39 39 The solution Greater international cooperation on environmental and trade issues, so that we can get the best of both. Very specific example: the UNFCCC or (more likely) the WTO should agree on guidelines for penalties on carbon-intensive imports that countries are allowed to impose on each other.

40 40

41 41 The author acknowledges capable research assistance by Danxia Xie; valuable input from Joseph Aldy, Scott Barrett, Jagdish Bhagwati, Thomas Brewer, Steve Charnovitz, Arik Levinsohn, Gary Sampson & Robert Stavins; useful comments on the first draft from Pontus Braunerhjelm, Prasanth Regy, Rob Stavins, Helena Svaleryd, and Danxia Xie; and support from –the Harvard Program on International Climate Agreements –a Faculty Grant in Sustainability Science from Harvard’s Center for International Development, –as well as from the Government of Sweden.

42 42 Writings underlying this lecture available at "Global Environment and Trade Policy," Post-Kyoto International Climate Policy, edited by Joe Aldy & Rob Stavins; Cambridge Univ. Press, 2009. Global Environment and Trade Policy “Environmental Effects of International Trade,” A Report for the Swedish Globalisation Council, Government of Sweden, 2009. HKS RWP 09-006. “Environmental Effects of International Trade,” HKS RWP 09-006 The Leakage/Competitiveness Issue In Climate Change Policy Proposals,” in Climate Change, Trade and Investment: Is a Collision Inevitable?, Brookings Institution Press, Washington, DC, 2009, Lael Brainard, ed.. WCFIA WP 4792. The Leakage/Competitiveness Issue In Climate Change Policy ProposalsClimate Change, Trade and Investment: Is a Collision Inevitable? Lael BrainardWP 4792 "Is Trade Good or Bad for the Environment? Sorting out the Causality" with Andrew Rose, Review of Economics & Statistics 87, no.1, 2005. NBER WP No. 9201 "Is Trade Good or Bad for the Environment? Sorting out the Causality" NBER WP No. 9201

43 43 Appendices 1.Frankel-Rose econometrics 2.A possible conflict between the WTO and the Climate Change regime: border measures. Suggested guidelines for carbon-intensive import penalties. 3.Why did the Seattle protestors march together in 1999?

44 44 Appendix 1: Frankel & Rose paper Equations estimated: –Growth equation (using gravity variable as IV for trade openness) – Environmental quality equation (using factor endowments as IV for growth)

45 45 Construction of IV for openness First-stage regression of gravity equation log(Trade ij /GDPi) = -.94 log(distance ij ) +.82 log(pop j ) +.53 Lang ij (.05) (.02) (.11) +.64 Border ij -.27 log(A i A j ) -.47 # Landlocked ij + u ij (.21) (.01) (.08) Equation estimated for 1990. Number of Obs. = 4052. R2 =.28(Robust standard errors in parentheses.) Computation of Instrumental Variable Take exponent of fitted values of bilateral trade and sum across bilateral trading partners:  j exp [Fitted log(Tradeij/GDPi) ]. Correlation (trade ratio, generated IV) =.72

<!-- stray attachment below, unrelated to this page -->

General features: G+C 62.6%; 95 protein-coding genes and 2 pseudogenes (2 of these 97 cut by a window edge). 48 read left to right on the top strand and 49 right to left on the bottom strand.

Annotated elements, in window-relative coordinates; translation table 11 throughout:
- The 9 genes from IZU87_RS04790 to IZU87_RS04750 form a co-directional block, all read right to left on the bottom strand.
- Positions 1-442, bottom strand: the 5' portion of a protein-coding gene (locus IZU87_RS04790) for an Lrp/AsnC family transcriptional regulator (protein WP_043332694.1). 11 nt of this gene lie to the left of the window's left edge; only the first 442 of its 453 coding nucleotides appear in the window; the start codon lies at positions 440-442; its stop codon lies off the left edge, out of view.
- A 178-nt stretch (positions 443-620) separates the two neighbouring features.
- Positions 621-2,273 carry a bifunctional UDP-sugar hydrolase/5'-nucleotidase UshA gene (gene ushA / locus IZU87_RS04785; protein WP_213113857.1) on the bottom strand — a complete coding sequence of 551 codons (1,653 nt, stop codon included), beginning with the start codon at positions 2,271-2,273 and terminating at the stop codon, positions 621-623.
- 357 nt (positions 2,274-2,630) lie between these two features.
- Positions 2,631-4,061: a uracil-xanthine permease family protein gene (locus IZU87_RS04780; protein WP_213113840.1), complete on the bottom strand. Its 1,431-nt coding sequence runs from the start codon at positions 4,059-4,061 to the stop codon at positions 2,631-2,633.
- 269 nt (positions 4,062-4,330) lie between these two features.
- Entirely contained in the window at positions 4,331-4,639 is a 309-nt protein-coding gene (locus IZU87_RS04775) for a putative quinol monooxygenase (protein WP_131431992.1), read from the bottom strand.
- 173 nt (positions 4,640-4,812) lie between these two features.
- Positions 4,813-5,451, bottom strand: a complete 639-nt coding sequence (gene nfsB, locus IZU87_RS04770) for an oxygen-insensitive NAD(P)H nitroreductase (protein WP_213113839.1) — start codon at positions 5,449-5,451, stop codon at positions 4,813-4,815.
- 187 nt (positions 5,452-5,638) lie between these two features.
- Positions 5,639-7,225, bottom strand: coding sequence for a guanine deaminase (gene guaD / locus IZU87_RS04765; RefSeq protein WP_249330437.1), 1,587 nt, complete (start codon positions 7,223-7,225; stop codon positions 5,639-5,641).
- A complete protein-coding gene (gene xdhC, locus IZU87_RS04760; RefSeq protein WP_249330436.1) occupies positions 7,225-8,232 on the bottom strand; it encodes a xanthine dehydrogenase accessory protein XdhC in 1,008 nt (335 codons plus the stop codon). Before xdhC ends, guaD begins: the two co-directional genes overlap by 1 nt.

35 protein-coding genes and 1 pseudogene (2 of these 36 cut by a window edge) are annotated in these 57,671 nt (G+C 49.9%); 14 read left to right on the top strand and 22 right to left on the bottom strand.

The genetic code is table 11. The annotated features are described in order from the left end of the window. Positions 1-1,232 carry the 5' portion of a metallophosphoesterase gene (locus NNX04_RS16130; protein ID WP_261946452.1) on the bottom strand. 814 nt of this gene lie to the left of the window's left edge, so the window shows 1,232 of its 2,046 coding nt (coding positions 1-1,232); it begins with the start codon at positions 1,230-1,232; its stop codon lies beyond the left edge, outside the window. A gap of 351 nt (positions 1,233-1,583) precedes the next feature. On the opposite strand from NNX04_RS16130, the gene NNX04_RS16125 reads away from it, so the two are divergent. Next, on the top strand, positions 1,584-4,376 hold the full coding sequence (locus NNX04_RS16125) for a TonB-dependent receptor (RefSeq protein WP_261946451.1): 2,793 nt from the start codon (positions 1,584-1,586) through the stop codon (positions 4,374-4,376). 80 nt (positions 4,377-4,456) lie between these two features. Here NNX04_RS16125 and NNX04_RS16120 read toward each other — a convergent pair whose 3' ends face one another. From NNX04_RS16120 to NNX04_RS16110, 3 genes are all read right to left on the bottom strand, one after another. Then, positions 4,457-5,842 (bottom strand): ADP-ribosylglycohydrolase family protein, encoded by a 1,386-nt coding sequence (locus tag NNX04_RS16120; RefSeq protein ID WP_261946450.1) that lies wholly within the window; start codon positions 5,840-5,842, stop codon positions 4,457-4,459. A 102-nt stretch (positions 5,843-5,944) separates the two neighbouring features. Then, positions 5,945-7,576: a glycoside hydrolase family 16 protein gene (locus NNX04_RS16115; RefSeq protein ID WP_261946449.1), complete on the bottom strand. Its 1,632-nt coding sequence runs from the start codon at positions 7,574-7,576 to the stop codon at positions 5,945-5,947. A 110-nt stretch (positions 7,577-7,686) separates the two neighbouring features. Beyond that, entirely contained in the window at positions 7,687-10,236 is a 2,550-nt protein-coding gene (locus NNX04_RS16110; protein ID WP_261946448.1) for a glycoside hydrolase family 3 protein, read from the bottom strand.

46 46 Measures of environmental damage SO2: sulphur dioxide, mean (in micograms per cubic meter), 1995 NO2: nitrogen dioxide, mean (in micograms per cubic meter), 1995 PM: Suspended Particulate Matter, mean total (in micograms per cubic meter), 1995 Water: Rural Access to Clean Water Def: annual deforestation, average percentage change, 1990-95 Energy: Energy depletion, in percent of GDP (“genuine savings”)[1] CO2/capita: Carbon dioxide emissions, industrial, in metric tons/cap [1] Energy depletion is a measure computed for the World Bank’s World Development Indicators. It is equal to the product of unit resource rents and the physical quantities of fossil fuel energy extracted (including coal, crude oil, and natural gas). Table 3.15,

47 47 I updated the Frankel-Rose econometric analysis -- putting together data for 1990-2004, – for 158 countries. EKC (inverted U) shows up for PM10 and water pollution. Trade still appears to worsen CO 2. Again, the obvious explanation: the lack of a comprehensive global climate agreement. in a 2009 paper for the Swedish Globalisation Council

48 48 Appendix 2: Will the global climate regime collide with the global trade regime?

49 49 Leakage and lost competitiveness = w hat “unfairness” means in rich countries Could border measures give non-participants incentive to join, and level the playing field in the meantime? –Yes, in theory. –If properly designed, they could even be WTO-consistent, building on precedents and D-G Lamy speeches (Nov. 2009). –In practice, however, border measures written by politicians will almost certainly be discriminatory, WTO-inconsistent, and undermining of climate goals.

50 50 Possible application of trade barriers by US climate change legislation: Climate Change bills in Congress have contained trade measures: –requiring permits for energy-intensive imports –or granting allowances to affected industries. Washington might not realize that the US could qualify to be the victim of legal sanctions before it is the wielder of them.